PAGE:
To the editor:
In 10 years, we could solve a majority of this nation’s political and economic problems with the judicious application of just two little words: term limits. Term limits for everyone working for the government. The Founding Fathers didn’t foresee a Congress full of career politicians whose tenure in Washington, D.C., makes them rich, or at the very least makes them act as if they’re rich. They ride around in limousines, fly around in private jets and lounge around in lush quarters, all paid for by the taxpayer. They believe they’re the ruling class, the aristocracy in a democratic republic.
Limit the terms for senators and representatives, just as we do for the president. And that goes for periphery government agencies such as the Internal Revenue Service, the Environmental Protection Agency, the Department of Energy and the State Department. These people become entrenched and tenured, and we cannot fire them. These career public servants know they can wait out any administration because it is only going to be there for a maximum of eight years, whereas they, on the other hand, will feed at the taxpayer trough until they die.
And whose bright idea was it to allow federal workers to unionize? They aren’t organized to engage in collective bargaining against a profit-making employer; they work for the taxpayers. They’re bargaining against us. Doesn’t that constitute class warfare? Our government has been pushing us in that direction for more than five years, and it’s working.
All public employees should work under term limits. That way, we get a constant supply of new blood for the tree of liberty. The government, funded and paid for by the taxpayers, shouldn’t be a cradle-to-grave entitlement proposition. Get out in the world and make your way. If you study hard enough and are industrious enough and lucky enough, you will become a success. That’s the kind of attitude that built this country, so act like an American and go earn your fortune.
Then and only then should you enter public service — as a public servant, not one of the mob protesting against the “man.” We citizens are the “man.”
It’s not the tea party
To the editor:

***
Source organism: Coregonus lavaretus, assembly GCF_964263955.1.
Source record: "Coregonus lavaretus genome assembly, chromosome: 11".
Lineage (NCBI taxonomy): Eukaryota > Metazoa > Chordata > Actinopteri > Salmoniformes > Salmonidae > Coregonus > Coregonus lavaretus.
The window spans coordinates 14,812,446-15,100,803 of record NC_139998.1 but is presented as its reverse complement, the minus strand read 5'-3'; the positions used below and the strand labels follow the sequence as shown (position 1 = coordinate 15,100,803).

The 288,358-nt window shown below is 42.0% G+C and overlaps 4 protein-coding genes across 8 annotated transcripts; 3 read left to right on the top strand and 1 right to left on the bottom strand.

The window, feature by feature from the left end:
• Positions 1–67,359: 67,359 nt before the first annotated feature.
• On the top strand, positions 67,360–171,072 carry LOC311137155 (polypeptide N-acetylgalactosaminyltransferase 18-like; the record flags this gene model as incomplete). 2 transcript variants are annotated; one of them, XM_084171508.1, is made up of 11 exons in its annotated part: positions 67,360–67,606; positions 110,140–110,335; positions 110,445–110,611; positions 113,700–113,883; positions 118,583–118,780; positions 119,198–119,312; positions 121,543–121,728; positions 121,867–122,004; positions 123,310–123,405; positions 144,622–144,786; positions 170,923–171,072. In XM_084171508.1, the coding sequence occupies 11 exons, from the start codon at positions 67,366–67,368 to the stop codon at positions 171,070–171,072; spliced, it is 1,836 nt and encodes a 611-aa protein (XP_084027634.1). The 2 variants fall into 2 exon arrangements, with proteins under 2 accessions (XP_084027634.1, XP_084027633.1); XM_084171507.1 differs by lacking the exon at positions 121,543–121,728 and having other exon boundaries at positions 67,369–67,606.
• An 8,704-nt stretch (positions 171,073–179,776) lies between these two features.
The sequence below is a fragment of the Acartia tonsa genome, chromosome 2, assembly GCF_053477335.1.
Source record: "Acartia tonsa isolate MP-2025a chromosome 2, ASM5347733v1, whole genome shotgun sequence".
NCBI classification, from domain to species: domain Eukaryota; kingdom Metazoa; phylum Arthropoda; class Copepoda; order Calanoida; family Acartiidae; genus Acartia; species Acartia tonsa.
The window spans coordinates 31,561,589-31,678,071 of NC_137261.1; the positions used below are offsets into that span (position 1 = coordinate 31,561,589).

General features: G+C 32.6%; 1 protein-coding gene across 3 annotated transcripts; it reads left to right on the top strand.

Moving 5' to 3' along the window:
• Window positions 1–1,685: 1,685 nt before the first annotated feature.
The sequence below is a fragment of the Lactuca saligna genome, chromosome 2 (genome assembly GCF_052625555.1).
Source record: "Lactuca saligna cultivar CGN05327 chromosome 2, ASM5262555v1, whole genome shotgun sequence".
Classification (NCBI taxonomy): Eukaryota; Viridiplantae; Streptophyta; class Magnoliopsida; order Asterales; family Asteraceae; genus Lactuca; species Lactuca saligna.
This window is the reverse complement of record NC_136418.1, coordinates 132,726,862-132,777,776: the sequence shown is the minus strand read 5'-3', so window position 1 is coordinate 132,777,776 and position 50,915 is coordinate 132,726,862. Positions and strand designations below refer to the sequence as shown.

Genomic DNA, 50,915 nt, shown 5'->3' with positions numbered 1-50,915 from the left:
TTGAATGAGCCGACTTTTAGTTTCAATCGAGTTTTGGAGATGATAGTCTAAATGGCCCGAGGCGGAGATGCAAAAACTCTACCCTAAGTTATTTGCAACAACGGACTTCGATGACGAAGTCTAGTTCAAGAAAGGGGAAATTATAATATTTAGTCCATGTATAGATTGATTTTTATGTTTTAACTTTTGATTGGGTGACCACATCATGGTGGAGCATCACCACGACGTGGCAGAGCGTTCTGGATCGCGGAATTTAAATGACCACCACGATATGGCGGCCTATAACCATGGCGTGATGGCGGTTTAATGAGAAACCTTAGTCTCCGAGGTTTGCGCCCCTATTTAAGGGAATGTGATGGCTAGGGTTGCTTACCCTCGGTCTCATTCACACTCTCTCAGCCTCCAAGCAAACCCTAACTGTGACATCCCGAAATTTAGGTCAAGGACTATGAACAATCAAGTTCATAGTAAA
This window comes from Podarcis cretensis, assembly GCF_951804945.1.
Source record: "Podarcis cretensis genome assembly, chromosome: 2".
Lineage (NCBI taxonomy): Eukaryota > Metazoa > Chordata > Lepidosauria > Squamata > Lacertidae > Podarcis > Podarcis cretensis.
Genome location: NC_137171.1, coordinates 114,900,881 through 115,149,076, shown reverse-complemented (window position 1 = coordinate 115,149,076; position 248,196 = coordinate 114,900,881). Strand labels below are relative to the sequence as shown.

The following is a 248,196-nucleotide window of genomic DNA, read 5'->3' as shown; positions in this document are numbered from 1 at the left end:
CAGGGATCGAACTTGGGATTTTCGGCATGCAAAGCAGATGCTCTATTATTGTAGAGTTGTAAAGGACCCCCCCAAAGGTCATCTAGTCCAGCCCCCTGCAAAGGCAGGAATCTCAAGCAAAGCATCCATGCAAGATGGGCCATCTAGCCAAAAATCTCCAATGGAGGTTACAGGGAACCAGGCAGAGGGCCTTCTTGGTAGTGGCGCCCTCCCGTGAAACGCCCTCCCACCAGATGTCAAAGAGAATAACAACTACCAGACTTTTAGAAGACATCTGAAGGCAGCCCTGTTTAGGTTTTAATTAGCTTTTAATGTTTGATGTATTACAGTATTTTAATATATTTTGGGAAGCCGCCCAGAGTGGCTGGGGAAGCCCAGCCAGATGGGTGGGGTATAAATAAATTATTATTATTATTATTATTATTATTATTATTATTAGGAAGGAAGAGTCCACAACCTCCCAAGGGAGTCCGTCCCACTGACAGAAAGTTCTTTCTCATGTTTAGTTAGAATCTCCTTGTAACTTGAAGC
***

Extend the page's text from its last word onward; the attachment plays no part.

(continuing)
In the Oct. 13 Review-Journal columnist Steve Sebelius shouts “Free the Red Rock two” and blames a “tea party temper tantrum” for the closing of national parks, monuments and recreation areas. Mr. Sebelius, the so-called tea party didn’t close down the national parks, monuments or recreation areas. Our present presidential administration ordered them closed down.
To enlighten you, the man on top, his name is Barack Obama. His lackey in the Senate is named Harry Reid. Together, they control most decisions being made in Washington, D.C. The closing of recreational lands and monuments was a ploy to raise the debt ceiling.
House at fault
To the editor:
I’m an independent, and I intend to stay that way and vote for the party I have the most faith in, and the party that can help and not hinder this nation. President Barack Obama didn’t close the parks and monuments during the shutdown. The House of Representatives controls the purse strings. The House Republicans still don’t seem to get it. They voted at least 40 times to defund the Patient Protection and Affordable Care Act. So can anyone out there tell me one significant thing the House has passed these past two years?
The Affordable Care Act was passed by Congress, upheld by the Supreme Court and reaffirmed by re-electing our president in 2012. But let’s carry this a little further. Suppose the Republicans had let the country’s funding expire by not increasing the debt limit. Or let’s say the president caved in. What would Republicans want next? To have the 14th and 19th amendments to our Constitution repealed?